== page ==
Snow Day Cookin’

Greetings on this beautiful, snowy morning!  Is anyone snowed-in, legitimately or otherwise?  Richmond is notorious for shutting down at the first suggestion of flurries.  I was thrilled this morning to see that my office is closed today; sure, we only have about two inches of snow, but I gladly rolled over and fell back asleep!

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Yesterday was my day off, and I don’t know if it was the cold temperatures, anticipation of the snow, or procrastination of the cleaning projects I’d planned to do, but all I wanted to do was cook delicious food!  And cook delicious food, I did. 🙂

First up was a batch of Raspberry Orange Muffins:

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I started with this basic muffin recipe from 100 Days of Real Food, but used gluten-free flour rather than whole wheat.  I used a cup of chopped, previously-frozen raspberries and mango-orange juice in place of the regular OJ.  Delicious.  They aren’t super sweet, but they are healthier than your average muffin.  Each one of these guys contains roughly:

-150 calories
-5g fat
-3g protein
-2g fiber
-5.5g sugar

Not bad!

Next up was dinner, and I was feeling ambitious.  For the first time in my life, I cooked a whole chicken.  You culinary pros are probably thinking, Yeah, so?, and my vegetarian friends probably just closed out this window (sorry, guys :)), but this was a big deal!  As someone who regularly reevaluates her stance on eating meat (you can expect a post about that in the near future), this was huge.  Aaand it was delicious.  I mean, seriously… how beautiful is this? :

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I basically used this recipe from The Pioneer Woman.  Inside the chicken I put a lemon (quartered) and about four cloves of garlic (crushed).  After looking at a few other recipes I decided to cook it at 450 degrees for 15 minutes, then turn the oven down to 400 degrees.  I took the chicken out of the oven after it had been on 400 for an hour just to check it, thinking it would need more time, and the internal temperature was slightly above where it was supposed to be, so I just let it rest!

With the chicken we had roasted beets, carrots, and red potatoes with rosemary

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When Andrew came home from work, the chicken was in the oven, and I was prepping the veggies.  He peeked in the oven, and was clearly surprised/impressed.  Because we still had about an hour to go until everything would be ready, Andrew decided to go to the gym for a quick workout.  When he walked back in the door, he was holding these:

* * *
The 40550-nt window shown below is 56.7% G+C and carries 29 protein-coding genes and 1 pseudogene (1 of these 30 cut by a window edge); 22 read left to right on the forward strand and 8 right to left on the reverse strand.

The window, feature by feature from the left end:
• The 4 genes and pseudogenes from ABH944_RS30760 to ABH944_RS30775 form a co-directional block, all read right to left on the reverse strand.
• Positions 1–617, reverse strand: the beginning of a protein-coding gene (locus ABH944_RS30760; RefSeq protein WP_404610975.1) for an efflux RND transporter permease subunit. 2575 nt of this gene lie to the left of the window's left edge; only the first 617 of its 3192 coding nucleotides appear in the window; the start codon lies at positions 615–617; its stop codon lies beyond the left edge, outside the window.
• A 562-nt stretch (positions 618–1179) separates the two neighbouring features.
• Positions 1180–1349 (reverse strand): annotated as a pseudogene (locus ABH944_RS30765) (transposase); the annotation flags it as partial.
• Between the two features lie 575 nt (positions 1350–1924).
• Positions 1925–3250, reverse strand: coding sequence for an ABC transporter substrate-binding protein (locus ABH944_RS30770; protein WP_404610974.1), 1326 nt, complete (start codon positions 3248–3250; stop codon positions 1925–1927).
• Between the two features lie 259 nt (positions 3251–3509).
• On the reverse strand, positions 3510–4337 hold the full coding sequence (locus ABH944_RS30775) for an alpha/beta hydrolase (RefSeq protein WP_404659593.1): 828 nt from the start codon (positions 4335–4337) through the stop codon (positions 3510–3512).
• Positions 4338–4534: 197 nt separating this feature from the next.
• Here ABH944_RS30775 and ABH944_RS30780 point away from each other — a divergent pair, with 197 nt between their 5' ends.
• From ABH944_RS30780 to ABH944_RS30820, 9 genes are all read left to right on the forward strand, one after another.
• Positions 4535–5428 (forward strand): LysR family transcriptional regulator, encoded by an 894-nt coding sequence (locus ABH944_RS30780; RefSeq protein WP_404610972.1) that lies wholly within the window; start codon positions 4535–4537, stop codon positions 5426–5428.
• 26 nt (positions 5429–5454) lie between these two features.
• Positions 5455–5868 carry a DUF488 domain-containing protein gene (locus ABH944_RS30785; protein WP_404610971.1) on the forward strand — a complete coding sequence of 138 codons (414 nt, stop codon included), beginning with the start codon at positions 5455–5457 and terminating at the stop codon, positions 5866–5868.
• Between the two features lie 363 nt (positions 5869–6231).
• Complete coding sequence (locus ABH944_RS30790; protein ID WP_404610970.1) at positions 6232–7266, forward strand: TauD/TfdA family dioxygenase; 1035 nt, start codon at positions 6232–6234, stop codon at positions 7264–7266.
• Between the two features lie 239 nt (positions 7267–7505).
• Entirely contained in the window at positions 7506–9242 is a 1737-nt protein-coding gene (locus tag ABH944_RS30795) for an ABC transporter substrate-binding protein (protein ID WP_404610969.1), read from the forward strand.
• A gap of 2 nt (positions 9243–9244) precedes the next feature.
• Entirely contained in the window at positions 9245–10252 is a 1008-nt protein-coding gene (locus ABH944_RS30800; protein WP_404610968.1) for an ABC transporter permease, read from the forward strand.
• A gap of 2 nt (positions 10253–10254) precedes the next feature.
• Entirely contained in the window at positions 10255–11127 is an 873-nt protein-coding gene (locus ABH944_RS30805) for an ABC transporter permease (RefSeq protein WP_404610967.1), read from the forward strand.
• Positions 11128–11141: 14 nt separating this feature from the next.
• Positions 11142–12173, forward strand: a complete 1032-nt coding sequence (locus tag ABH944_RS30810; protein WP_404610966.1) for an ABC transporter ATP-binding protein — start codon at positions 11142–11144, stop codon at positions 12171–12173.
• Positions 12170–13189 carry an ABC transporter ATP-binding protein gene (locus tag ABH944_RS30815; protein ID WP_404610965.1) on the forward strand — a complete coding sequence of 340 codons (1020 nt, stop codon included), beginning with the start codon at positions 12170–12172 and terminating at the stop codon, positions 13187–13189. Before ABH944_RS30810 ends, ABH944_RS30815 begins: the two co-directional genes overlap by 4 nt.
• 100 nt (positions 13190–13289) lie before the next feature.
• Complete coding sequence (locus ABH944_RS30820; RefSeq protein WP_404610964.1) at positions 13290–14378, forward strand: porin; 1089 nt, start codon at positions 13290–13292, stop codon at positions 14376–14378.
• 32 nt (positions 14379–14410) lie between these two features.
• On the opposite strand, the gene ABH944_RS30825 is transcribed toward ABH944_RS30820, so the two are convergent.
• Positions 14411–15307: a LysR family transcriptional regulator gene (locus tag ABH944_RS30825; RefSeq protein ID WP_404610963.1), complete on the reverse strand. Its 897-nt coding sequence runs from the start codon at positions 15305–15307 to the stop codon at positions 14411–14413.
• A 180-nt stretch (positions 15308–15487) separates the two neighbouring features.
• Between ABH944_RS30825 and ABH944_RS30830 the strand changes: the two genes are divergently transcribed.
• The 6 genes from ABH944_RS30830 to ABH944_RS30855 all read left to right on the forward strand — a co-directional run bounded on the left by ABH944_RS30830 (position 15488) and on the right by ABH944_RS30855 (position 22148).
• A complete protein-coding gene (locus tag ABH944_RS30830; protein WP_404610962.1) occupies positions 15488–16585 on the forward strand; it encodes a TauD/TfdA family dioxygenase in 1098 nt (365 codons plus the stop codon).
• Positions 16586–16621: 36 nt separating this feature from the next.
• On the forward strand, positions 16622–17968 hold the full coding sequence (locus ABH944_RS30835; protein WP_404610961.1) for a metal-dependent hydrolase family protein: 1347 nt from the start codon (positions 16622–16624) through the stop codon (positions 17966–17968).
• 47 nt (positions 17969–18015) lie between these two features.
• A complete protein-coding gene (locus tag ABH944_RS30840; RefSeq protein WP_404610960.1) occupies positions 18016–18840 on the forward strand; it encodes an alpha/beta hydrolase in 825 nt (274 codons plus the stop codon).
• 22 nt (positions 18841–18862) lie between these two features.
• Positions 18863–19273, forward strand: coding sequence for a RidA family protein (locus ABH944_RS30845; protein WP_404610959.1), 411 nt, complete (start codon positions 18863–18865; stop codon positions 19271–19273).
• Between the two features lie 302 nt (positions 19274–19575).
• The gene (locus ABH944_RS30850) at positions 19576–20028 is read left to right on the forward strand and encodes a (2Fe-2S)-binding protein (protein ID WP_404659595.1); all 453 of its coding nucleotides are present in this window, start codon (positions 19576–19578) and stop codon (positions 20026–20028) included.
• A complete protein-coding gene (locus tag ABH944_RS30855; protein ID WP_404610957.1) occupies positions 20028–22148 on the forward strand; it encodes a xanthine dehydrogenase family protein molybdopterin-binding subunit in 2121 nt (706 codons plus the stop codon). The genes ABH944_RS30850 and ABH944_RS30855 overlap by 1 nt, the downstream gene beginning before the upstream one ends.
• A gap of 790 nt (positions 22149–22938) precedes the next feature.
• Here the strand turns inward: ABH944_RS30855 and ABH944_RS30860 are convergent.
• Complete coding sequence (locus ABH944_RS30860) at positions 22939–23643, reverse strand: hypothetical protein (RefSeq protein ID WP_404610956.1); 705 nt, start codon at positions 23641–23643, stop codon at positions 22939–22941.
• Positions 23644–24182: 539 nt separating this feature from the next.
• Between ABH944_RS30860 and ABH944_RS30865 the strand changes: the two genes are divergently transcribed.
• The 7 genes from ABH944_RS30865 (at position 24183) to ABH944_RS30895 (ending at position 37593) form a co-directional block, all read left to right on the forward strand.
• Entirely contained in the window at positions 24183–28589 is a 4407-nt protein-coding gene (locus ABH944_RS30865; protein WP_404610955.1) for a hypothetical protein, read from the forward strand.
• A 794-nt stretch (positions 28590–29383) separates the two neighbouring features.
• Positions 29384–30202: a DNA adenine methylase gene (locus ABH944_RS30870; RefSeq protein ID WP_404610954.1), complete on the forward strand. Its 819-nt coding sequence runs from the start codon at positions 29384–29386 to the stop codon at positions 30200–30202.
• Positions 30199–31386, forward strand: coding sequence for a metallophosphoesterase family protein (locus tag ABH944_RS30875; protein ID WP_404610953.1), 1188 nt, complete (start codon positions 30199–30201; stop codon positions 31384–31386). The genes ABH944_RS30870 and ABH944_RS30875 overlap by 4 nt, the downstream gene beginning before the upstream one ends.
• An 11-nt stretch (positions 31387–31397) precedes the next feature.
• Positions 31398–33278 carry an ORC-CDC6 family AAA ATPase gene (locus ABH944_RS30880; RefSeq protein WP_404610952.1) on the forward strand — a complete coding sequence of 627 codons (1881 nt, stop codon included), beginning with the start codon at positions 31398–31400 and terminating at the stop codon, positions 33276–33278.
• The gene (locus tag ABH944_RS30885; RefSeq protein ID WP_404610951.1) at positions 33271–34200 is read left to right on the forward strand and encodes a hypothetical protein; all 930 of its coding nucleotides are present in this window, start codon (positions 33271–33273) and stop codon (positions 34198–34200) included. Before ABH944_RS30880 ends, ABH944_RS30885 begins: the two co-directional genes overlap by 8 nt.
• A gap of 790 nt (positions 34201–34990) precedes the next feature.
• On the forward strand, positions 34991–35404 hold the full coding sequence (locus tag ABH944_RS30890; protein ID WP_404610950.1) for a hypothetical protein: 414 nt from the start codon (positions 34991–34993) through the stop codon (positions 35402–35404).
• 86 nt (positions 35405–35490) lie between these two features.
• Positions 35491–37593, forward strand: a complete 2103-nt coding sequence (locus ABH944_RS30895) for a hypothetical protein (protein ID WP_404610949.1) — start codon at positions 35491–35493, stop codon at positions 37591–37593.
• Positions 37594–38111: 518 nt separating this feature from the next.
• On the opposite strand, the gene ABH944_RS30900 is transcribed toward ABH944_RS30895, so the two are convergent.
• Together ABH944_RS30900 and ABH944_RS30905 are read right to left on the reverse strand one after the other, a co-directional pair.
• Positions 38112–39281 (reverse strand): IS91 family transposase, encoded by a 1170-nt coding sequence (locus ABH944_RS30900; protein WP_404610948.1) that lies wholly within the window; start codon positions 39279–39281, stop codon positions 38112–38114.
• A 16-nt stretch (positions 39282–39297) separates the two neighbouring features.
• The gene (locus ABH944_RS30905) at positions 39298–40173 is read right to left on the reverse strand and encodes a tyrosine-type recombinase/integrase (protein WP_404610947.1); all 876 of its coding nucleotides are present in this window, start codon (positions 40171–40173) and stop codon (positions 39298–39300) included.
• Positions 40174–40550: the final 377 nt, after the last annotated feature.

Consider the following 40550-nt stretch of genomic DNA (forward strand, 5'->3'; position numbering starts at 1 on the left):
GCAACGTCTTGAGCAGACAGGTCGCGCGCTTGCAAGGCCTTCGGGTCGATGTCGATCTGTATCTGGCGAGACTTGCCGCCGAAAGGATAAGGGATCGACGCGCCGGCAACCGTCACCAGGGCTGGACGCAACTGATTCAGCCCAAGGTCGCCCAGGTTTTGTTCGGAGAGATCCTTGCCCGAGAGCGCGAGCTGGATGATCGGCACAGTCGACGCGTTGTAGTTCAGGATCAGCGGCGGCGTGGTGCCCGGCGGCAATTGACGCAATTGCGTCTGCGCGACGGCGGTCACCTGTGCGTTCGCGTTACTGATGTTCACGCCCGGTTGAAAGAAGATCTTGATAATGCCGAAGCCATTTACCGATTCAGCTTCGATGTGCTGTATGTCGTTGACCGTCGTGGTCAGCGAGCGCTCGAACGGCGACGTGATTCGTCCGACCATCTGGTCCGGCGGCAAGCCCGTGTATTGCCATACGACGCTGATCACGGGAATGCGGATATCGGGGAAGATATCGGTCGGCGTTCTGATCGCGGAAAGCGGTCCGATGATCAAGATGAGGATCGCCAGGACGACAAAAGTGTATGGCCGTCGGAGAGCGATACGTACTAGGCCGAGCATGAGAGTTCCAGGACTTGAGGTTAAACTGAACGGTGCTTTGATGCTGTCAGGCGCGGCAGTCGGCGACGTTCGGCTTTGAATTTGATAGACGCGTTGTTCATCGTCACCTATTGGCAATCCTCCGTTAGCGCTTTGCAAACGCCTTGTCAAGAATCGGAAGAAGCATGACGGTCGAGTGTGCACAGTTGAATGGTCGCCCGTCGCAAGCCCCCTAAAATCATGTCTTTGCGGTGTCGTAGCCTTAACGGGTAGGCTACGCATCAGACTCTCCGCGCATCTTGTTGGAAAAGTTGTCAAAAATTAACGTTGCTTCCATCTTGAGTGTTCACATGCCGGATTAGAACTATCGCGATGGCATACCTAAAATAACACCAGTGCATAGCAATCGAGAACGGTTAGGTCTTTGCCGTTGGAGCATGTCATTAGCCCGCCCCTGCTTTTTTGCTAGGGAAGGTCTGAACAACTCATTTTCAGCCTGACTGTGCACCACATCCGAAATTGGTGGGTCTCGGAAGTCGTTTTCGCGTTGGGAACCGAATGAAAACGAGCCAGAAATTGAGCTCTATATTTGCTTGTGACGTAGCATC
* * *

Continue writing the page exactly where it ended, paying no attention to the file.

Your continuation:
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Me:  Flowers?? And wine??  What are these for?

Andrew: You made such a fancy dinner, and I wanted you to know that I appreciate it.

Me: I don’t know if it’s that fancy; I just felt like cooking!

Andrew:YOU COOKED A WHOLE CHICKEN!  That’s FANCY!

Love that guy. 🙂

So we ate our fancy chicken and roasted vegetables, and we drank our fancy wine, and we watched our fancy show, The Biggest Loser.  (Okay, I may be overreaching with my use of “fancy” ;-)).

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Andrew’s taste-test of the chicken went something like this:  “That’s good.  Whoa.  That’s like really good.”  I must say, I was not at all disappointed by how it turned out either!

Now that we have enough food to last us a few days, I’m afraid I actually have to use this snow day to do some house-cleaning…after I go to the gym, perhaps. 🙂

-Any snow outside your window today?
Have you ever cooked a whole chicken?

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Less Meat Monday: Sweet Potato and Black Bean Tacos {with Chicken}

“Less Meat Monday” admittedly doesn’t have quite the same ring as “Meatless Monday“, but it’s a huge step for some members of this household (read: Andrew :)).  Last week he acknowledged that he should probably be eating a little less meat and a little more fiber for his overall health, and he gave me the green light to try some new dinner recipes in which meat is not the star.

Naturally, I was thrilled—as Andrew puts it, I always have one foot firmly in the vegetarian camp.  Now, we are not going vegetarian, but I am planning to make Mondays “Less Meat Mondays”, and try new recipes in which I can cut the amount of meat significantly with beans, lentils, or some other form of plant protein.

Here’s what was on the table last night: